During the hot days of summer, many of us long for September. Not only does it promise cooler weather, but the arrival of the first Greater White-fronted Geese, Sandhill Cranes, and White-crowned Sparrows, to name a few. It also is one of the best times to turn up unexpected species.This month, a Glossy Ibis was photographed at Yolo Bypass Wildlife Area (YBWA) on 9/18 (https://sterlingbirds.smugmug.com/Recent-Photos/i-pRhKHGj); another surprise was a clearly seen Black Rail along Babel Slough on 9/14.
There were excellent shorebird reports this month, including four Snowy Plovers at the Woodland WTP on 9/4. There were a handful of Willet and Marbled Godwit reports from YBWA and a Solitary Sandpiper was photographed along the River Walk at Cosumnes River Preserve (CRP) on 9/19., The shorebird report of the season was a Black Turnstone photographed and seen by many from 9/15 through 9/22 at the Woodland WTP; a Red Knot was at the same location on 9/17. A juvenile Ruff was found and photographed at YBWA from 9/20-24 and aSanderling was at Beals Point, Folsom Lake, on 9/10. Pectoral Sandpiper reports were few, with one at Yolo County Rds 45 and 95B on 9/6, one at CRP along Desmond Rd on 9/13-14, and another at YBWA on 9/17.
The breeding Least Terns continued just into September, with one adult and one juvenile still present at the Sacramento Regional WTP on 9/4. “Several” Chimney Swifts were reported among a large flock of swifts along Babel Slough, including Vaux’s and White-throated, on 9/13. AShort-eared Owl was reported along Cherokee Ln in Galt on 9/27 and there were two Common Poorwills found on the lower CRP: one on 9/12 and another on 9/21.
A Least Flycatcher was an excellent report from CRP on 9/16 and single Dusky Flycatcherswere reported from CRP on the same day as well as along Michigan Bar Rd on 9/18. The firstGolden-crowned Kinglet reported this season was at Yolo County’s Grasslands Regional Park on 9/21. Rare warblers included a female or immature American Redstart found at the Gristmill access to ARP on 9/8 that may have been the same bird first found there on 8/30. A Northern Parula was found along Babel Slough on 9/5 and another was reported from Putah Creek and Mace Blvd on 9/11. A Tennessee Warbler was reported at Ancil Hoffman Park on 9/30 and a Blackpoll Warbler was found along Putah Creek downstream of Pedrick Rd on 9/12. A Black-and-white Warbler was found at Ancil Hoffman Park on 9/22, the same site where one was seen by many last fall, and two were reported at the UC Davis Arboretum on 9/29-30. Following on last month’s flurry of Green-tailed Towhee reports, one was photographed along Putah Creek between Davis and Winters on 9/6. Chipping Sparrows were reported at a feeder near Hazel Ave north of the American River on 9/18, at CRP on 9/21, and at Ancil Hoffman Park on 9/23. ABlack-chinned Sparrow found and photographed along Babel Slough on 9/30, continuing into October, was very unexpected and an extremely rare bird for the Valley floor (http://ebird.org/ebird/view/checklist?subID=S25248948). Brewer’s Sparrow reports came from Arcade Creek near American River College on 9/14 and Michigan Bar Rd on 9/18. A female Painted Bunting seen and photographed (https://www.flickr.com/photos/toddeasterla/22453267345) at the Ione WTP on 9/12 was a really nice surprise. Among the few Pine Siskin reports was one from Lost Slough at CRP on 9/6.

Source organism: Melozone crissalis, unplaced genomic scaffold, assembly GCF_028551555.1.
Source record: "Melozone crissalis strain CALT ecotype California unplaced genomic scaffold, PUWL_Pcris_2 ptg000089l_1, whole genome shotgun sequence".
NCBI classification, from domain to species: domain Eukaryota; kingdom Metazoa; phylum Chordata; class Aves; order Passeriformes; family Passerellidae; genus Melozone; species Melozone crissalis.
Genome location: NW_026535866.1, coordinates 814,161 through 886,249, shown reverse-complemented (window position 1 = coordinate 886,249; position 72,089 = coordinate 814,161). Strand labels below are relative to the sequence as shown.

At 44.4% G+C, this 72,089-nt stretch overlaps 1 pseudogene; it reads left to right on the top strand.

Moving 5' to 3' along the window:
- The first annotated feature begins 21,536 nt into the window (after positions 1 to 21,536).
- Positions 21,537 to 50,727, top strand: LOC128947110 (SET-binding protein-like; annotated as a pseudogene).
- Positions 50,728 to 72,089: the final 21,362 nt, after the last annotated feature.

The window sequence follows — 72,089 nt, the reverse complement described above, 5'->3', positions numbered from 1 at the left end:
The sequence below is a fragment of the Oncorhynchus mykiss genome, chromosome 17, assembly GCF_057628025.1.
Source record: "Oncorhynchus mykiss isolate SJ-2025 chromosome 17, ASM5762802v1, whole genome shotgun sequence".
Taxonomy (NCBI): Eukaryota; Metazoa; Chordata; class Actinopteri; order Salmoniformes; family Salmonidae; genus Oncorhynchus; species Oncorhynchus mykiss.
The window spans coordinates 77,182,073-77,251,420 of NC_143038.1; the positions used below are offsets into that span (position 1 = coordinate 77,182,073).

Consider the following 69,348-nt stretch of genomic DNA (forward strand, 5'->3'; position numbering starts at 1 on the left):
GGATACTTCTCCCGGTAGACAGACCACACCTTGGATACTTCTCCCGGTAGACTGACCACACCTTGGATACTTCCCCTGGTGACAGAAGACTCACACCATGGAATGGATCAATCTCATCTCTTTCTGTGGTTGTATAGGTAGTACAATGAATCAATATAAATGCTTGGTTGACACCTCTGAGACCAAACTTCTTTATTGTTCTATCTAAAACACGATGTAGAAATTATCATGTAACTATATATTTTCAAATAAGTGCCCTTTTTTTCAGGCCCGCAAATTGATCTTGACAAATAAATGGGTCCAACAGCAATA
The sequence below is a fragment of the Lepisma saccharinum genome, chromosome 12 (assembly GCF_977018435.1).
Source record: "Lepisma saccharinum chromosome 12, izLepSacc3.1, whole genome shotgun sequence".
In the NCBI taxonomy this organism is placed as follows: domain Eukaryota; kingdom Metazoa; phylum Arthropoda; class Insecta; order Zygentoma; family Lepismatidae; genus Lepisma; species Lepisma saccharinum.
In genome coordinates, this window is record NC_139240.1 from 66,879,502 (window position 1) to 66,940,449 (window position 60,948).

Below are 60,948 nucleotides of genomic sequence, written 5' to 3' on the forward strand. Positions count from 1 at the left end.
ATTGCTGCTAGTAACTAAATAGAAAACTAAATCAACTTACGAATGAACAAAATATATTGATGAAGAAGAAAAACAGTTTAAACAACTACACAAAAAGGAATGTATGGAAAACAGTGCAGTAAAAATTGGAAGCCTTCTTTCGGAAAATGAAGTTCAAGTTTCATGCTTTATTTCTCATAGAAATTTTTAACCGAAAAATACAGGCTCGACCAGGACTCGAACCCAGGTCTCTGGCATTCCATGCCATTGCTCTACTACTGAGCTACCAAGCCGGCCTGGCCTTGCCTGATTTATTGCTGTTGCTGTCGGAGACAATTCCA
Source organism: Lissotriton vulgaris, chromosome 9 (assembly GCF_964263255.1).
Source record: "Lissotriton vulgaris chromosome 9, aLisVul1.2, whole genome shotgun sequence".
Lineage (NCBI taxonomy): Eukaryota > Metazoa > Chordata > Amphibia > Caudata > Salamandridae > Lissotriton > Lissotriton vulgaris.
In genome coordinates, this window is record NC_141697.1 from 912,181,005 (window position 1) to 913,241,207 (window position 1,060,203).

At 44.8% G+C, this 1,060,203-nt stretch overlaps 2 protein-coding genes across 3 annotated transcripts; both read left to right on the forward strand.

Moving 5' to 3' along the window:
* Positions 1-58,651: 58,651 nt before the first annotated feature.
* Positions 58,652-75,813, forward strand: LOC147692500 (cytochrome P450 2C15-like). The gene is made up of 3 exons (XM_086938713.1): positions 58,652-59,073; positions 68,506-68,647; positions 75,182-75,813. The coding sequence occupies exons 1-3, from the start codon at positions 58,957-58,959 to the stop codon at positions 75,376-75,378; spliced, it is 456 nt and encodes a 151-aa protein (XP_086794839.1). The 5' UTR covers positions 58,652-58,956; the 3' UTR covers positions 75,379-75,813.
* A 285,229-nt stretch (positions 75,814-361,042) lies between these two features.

The Sacramento Area is roughly defined as lying between Hwy 20 to the north, Hwy 12 to the south, and the 1000’ contour to the east and west, plus all of Sacramento and Yolo Counties. Many reports first appeared on the Central Valley Bird Club Listserve (cvbirds.org) and in eBird. It is impossible to list everyone, but I want to thank the following for their reports: Keith Bailey, Elliot Chasin, Lisa Couper, Chris Dunford, Todd Easterla, Andy Engilis, Gil Ewing, Ted Gilliland, Steve Hampton, Scott Hoppe, Afton Kern, Dan Kopp, Alan Krakauer, Manfred Kusch, Jeri Langham, Eric LoPresti, Mark Martucci, Michael Perrone, Ron Pozzi, Mark Sawyer, John Sterling, Craig Swolgaard, Kevin Thomas, and John Trochet. Thanks to everyone for their reports—without them, this column would not be possible.